Main | Sunday, November 27, 2011

RUSSIA: St. Petersburg's Anti-Gay Bill To Be Considered On November 30th

As anti-gay laws continue to fester across Russia, activists in St. Petersburg report that a vote on the local "Don't Say Gay" bill has been postponed until November 30th. Via the petition site All Out:
Political leaders in St. Petersburg are about to vote on law that will make it illegal for any person to write a book, publish an article or speak in public about being gay, lesbian or transgender. The ruling party led by President Medvedev and Prime Minister Putin could make millions of people invisible with the stroke of a pen. Human rights defenders around the country are doing everything they can to stop it. They are risking their freedom to organize flashmobs and protests, but they are afraid that it won't be enough.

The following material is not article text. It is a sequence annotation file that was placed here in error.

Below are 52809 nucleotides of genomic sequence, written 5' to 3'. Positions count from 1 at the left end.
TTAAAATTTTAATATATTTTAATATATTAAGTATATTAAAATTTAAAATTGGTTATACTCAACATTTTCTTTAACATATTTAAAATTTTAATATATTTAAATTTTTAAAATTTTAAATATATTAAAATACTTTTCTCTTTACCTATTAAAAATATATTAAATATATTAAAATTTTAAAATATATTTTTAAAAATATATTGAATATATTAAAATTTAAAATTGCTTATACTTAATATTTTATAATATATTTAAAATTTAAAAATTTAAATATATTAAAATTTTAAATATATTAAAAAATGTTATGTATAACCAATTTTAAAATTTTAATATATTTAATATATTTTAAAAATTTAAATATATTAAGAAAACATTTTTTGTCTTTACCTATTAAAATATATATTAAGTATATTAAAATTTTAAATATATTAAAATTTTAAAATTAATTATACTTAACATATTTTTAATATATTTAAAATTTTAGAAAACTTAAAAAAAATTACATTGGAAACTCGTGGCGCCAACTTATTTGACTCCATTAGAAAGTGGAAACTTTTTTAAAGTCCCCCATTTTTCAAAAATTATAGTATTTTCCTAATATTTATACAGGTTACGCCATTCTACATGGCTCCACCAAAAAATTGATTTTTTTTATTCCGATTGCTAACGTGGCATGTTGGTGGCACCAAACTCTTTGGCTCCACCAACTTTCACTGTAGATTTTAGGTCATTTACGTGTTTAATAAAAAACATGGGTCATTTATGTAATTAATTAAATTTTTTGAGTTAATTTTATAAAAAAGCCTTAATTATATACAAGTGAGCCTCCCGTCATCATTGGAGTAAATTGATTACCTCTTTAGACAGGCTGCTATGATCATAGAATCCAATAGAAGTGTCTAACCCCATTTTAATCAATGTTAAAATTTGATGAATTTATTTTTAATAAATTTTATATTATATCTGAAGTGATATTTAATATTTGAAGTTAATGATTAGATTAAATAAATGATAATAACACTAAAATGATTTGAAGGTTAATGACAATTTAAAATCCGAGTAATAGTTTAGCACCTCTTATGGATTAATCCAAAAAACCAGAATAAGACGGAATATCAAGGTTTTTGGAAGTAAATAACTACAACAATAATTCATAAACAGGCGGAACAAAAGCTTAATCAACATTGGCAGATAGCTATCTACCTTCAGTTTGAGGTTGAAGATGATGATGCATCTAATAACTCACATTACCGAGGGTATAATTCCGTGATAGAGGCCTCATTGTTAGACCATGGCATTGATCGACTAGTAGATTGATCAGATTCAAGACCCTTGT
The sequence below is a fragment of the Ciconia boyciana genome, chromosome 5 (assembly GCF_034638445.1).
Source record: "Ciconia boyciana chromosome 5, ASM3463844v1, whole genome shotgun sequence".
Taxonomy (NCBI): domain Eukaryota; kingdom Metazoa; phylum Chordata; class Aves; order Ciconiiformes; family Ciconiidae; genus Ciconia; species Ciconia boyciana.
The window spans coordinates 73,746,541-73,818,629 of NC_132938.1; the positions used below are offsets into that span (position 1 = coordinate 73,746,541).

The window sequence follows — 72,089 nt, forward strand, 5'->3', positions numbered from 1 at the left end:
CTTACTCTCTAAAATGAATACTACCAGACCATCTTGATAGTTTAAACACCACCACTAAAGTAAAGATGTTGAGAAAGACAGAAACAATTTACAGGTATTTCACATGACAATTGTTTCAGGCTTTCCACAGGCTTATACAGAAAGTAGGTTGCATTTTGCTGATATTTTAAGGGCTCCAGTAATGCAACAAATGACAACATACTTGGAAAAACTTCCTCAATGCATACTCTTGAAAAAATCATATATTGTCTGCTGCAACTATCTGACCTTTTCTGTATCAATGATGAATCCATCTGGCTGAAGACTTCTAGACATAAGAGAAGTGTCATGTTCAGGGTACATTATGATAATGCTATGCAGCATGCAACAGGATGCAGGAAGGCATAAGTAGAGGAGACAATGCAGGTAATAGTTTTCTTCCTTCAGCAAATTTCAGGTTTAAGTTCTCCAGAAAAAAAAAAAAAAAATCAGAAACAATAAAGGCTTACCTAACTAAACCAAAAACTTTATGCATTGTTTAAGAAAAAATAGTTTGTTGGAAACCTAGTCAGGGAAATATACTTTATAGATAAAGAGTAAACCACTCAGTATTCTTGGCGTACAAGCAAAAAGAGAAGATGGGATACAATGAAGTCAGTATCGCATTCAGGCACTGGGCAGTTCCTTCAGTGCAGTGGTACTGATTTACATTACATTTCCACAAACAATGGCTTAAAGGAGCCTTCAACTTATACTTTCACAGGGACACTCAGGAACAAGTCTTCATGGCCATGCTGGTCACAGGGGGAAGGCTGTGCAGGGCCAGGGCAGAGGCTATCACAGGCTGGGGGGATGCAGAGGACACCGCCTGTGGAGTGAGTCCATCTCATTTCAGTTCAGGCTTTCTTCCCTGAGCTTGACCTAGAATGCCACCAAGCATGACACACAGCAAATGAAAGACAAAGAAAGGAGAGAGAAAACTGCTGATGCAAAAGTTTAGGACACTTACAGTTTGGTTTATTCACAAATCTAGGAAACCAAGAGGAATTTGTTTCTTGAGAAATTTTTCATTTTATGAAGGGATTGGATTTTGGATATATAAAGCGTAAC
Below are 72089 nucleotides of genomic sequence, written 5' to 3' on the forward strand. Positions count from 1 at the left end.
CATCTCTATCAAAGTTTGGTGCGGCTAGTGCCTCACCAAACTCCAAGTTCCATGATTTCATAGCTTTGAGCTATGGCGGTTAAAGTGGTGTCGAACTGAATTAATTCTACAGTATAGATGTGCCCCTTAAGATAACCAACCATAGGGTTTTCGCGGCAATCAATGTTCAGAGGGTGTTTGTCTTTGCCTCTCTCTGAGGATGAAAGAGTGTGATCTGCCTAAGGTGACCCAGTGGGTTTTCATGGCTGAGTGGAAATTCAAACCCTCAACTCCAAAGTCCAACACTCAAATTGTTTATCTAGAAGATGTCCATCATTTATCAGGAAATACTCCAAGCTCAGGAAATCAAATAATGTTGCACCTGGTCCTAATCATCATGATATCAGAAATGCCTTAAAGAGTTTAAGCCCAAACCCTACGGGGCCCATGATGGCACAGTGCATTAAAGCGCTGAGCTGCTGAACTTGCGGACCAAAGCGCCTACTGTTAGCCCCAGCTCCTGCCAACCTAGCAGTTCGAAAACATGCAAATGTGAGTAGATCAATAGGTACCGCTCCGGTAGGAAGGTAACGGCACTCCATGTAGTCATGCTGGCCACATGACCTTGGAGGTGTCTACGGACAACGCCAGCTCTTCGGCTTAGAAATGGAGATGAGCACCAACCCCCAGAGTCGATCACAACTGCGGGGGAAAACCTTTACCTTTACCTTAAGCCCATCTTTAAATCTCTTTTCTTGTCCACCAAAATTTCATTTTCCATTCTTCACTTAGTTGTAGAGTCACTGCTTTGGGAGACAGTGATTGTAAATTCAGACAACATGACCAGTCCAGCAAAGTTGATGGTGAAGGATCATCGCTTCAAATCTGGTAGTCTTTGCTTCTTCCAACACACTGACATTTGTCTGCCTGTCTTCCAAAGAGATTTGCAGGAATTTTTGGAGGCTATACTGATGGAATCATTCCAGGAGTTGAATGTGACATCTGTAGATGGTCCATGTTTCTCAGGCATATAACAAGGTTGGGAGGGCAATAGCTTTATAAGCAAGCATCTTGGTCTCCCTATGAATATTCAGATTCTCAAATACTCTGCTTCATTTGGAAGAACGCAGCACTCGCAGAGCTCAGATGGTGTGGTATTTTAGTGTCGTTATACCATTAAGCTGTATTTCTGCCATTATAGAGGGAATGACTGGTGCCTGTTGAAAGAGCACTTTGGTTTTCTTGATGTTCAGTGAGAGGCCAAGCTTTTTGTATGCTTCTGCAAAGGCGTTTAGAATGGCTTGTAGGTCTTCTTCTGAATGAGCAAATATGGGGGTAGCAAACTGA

VIDEO: Russia Today delivers a sympathetic report.

RELATED: The U.S. has denounced the bill. Go Hillary!
"Gay rights are human rights and human rights are gay rights," the State Department said, repeating a declaration by top US diplomat Hillary Clinton. "We have called on Russian officials to safeguard these freedoms, and to foster an environment which promotes respect for the rights of all citizens." In its statement, the State Department said it was "deeply concerned" by the bill proposed by the United Russia faction. The text passed in its first reading last week in the city's parliament and would need to pass in two further readings to become law. Under the bill, anyone who committed "public acts" promoting homosexuality, bisexuality or transgender identity to minors could pay up to 3,000 rubles ($97.50), while an organization could pay 10,000 to 50,000 rubles

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